Broken Trust – it’s time to ask why
I entered the Cybersecurity space when someone close to me went from being digitally engaged to disengaged overnight. How did this happen? Today – it’s a fairly normalised story. They’d received an email from their bank, logged in, updated their details as requested by this trusted entity, and then logged out. Two days later, their account was empty, and two days after that, their laptop was in the bin – never to be touched again. It wasn’t their bank – it was a scammer.
This occurred over 10 years ago and caused a fair bit of navel gazing for myself as I looked at the why – why did they fall prey to this? I’d dedicated my life to solving problems via digital technology and somehow, my industry, my passion, it had let them down. We’d failed the very people we believed we were helping.
The problem ended up being fairly straightforward, as was uncovering why.
- As a person, an employee, a customer, a citizen, I am expected to simply trust my service providers, my government, but whenever I interact with them, I am expected to jump through ever increasing hoops to prove who I am. On one side there exists no trust, on the other, an insistence in blind trust to a faceless digital interface. We got here because we simply digitised existing processes and flows. 30 years ago, the bank teller knew me and my parents by name. Today – my own kids have never interacted with a bank teller and my eldest is already an adult.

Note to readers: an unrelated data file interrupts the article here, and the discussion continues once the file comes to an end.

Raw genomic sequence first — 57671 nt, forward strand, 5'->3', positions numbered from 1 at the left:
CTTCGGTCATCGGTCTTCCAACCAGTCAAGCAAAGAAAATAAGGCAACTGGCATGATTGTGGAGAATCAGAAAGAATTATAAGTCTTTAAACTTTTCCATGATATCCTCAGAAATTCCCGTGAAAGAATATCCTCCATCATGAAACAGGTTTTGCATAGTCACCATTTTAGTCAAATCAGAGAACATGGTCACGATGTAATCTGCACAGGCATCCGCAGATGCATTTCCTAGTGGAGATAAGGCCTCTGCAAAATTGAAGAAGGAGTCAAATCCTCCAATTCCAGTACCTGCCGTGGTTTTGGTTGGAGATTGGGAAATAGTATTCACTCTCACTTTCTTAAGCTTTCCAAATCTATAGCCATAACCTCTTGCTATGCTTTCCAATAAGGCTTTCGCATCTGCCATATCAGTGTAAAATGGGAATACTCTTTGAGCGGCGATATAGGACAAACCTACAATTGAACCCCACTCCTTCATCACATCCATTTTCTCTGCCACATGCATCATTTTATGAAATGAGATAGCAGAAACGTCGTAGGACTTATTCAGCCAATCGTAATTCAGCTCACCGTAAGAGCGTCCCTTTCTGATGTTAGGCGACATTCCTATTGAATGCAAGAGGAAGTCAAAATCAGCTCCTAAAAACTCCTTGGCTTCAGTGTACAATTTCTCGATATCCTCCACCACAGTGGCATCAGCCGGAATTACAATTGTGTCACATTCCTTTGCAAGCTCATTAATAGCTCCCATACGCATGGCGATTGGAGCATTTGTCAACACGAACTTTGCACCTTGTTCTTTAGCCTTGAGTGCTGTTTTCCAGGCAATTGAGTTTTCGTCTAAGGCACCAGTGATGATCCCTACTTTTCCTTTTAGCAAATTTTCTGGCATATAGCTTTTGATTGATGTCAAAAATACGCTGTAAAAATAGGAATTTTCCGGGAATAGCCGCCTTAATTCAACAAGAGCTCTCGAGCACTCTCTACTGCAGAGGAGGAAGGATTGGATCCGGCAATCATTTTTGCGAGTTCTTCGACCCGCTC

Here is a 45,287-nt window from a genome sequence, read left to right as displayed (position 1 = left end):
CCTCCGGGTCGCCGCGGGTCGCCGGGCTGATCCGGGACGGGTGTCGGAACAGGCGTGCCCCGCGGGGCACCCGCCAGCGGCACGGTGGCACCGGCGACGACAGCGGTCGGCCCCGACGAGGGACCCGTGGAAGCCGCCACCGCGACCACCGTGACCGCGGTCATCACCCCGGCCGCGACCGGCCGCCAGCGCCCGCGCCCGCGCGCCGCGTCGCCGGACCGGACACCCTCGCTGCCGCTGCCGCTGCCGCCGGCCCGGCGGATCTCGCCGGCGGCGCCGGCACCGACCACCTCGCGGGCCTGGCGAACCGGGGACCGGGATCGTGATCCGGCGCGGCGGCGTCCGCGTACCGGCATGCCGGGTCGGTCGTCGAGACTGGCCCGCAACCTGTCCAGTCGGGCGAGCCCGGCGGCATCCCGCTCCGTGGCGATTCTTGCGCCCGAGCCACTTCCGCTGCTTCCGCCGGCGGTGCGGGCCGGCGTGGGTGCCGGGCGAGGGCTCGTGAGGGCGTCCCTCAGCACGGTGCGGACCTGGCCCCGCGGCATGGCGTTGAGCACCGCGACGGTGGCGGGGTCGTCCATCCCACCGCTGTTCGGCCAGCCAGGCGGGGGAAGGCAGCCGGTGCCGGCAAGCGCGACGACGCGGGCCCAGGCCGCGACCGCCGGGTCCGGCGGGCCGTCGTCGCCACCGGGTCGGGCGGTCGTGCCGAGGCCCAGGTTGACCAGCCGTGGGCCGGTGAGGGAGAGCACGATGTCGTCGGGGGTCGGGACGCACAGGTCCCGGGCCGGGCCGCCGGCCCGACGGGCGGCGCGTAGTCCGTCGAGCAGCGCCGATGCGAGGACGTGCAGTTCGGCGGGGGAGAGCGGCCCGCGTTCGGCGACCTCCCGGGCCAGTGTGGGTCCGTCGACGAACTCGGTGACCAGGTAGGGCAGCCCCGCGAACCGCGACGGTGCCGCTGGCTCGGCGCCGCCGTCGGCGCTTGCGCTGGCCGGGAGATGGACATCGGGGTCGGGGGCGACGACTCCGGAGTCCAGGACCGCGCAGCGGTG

- As a person, I have been indoctrinated into this blind trust approach – I must divulge information in order to prove myself. I must give away immutable identity information such as my voice, my face, my fingerprints, age, place of birth, etc etc etc… I must be prepared to answer questions about my life. We got here because systems needed a match – something that allows them to believe it’s me.
Organisations, their security groups, and associated identity providers, want to own everything about you. They want you to perceive them as your saviour – but if anything goes wrong – it’s your fault. Even the most recent great news from the big tech giants would have you believe that they are implementing a passwordless world to save you. (It’s not…it’s so they can maintain their business model and continue to track you without breaching new and upcoming privacy laws – but that is for a different day)
Is there a solution to this problem? Absolutely!
- Provide people with the ability to verify the other side of an interaction. This enhances confidence when interacting, but more importantly, it completely foils attempts to scam either side.
- Remove all dependency on secrets. This one is less obvious but given the recent spate of big name breaches and bypasses it should resonate pretty strongly. Any time a secret is required to be kept secret then it’s open to exploit, transfer, and misuse. This is the reason that 2FA (two factor authentication)/MFA (multi-factor authentication) exists – to try and validate you are in control of the secret.
It’s time for everyone to question the why behind the ever-growing cascade of data breaches and the fact that all the band aids aren’t solving anything except checking compliance boxes and making sales targets.
Until we move away from one-sided approaches, trust is, and will remain, broken.
Tony Smales is the founder of Forticode and this article is his own personal opinion.